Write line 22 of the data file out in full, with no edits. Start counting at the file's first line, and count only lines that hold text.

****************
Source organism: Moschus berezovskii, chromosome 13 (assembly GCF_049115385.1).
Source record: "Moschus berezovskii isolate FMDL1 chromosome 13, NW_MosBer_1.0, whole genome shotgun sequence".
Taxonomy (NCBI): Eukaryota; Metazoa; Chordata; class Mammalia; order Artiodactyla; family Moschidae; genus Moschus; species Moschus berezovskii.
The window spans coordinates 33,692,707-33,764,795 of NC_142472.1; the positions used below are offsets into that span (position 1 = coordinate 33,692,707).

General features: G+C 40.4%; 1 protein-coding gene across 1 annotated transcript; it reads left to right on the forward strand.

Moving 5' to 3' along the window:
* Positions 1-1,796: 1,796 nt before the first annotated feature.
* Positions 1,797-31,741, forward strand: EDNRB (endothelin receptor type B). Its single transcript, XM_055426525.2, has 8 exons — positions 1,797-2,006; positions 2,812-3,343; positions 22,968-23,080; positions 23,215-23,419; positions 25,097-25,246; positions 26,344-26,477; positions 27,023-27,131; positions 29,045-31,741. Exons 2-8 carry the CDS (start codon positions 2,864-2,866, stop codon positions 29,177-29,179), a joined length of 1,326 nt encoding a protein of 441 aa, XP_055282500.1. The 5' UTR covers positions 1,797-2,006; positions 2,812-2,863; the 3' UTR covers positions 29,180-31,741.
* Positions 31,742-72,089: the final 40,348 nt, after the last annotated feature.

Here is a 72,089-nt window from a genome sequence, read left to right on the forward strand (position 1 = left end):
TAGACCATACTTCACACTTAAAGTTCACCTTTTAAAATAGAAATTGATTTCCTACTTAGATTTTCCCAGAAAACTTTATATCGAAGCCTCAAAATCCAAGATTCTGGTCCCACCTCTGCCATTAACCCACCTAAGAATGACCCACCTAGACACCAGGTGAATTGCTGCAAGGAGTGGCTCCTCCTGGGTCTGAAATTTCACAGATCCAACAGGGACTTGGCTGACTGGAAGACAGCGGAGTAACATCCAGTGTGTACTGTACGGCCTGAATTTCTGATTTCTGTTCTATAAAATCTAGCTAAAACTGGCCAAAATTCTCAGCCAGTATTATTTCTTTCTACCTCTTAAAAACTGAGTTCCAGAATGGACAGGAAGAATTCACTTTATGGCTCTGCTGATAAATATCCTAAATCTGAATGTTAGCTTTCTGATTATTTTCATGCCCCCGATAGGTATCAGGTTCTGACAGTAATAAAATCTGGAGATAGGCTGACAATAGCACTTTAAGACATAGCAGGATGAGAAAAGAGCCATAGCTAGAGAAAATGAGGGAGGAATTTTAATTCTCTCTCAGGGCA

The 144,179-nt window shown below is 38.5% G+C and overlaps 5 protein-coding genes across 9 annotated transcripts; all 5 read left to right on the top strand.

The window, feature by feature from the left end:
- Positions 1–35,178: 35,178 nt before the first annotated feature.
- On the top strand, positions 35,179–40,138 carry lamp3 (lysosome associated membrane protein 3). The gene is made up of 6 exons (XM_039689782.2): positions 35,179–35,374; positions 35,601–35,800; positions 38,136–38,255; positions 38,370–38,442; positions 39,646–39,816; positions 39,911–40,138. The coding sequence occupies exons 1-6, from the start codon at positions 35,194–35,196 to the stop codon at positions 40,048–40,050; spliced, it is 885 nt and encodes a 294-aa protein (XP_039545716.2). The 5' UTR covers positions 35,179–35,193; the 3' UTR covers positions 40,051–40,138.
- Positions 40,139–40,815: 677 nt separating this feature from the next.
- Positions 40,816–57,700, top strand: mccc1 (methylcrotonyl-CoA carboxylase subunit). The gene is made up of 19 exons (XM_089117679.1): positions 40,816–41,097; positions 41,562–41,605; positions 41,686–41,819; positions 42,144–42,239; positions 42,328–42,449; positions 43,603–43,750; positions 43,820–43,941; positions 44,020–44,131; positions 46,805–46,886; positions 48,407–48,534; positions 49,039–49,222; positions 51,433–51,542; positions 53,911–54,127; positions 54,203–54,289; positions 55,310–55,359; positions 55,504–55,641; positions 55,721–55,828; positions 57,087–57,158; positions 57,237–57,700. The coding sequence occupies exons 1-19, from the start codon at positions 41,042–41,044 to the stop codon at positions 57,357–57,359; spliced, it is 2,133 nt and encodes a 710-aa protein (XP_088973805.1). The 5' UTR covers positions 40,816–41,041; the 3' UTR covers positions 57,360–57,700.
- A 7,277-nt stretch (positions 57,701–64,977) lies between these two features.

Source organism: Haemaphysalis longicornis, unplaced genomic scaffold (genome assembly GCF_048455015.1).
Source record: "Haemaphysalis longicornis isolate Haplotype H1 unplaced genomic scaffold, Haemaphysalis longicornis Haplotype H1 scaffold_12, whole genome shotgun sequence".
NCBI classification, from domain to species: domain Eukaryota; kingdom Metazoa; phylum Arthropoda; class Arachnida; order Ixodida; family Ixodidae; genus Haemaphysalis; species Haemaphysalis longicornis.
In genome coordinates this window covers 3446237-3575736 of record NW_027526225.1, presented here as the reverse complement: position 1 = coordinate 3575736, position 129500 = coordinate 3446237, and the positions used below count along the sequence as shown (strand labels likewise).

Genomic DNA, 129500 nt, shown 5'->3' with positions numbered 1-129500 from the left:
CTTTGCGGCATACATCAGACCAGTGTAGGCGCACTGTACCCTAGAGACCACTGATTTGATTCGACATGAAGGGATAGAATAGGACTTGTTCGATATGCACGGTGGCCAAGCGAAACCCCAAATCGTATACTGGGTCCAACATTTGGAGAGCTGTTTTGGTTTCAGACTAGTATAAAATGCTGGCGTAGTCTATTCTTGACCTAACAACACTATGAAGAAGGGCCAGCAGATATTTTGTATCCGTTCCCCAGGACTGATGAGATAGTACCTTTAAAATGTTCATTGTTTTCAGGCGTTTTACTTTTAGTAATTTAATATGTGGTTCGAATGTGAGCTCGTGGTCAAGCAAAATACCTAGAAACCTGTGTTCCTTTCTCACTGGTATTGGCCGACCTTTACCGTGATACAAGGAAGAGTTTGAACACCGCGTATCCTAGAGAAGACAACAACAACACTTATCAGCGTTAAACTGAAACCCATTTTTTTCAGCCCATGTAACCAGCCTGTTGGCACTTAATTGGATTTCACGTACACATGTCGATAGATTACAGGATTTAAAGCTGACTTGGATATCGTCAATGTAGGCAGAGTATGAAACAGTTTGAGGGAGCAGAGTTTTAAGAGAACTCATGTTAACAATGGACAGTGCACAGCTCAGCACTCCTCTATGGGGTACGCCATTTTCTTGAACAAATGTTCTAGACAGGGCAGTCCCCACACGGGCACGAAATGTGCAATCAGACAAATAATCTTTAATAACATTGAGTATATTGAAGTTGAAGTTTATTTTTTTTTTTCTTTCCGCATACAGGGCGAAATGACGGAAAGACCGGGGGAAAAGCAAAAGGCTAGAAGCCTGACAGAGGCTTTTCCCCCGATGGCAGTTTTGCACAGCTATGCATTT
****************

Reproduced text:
In genome coordinates this window covers 3446237-3575736 of record NW_027526225.1, presented here as the reverse complement: position 1 = coordinate 3575736, position 129500 = coordinate 3446237, and the positions used below count along the sequence as shown (strand labels likewise).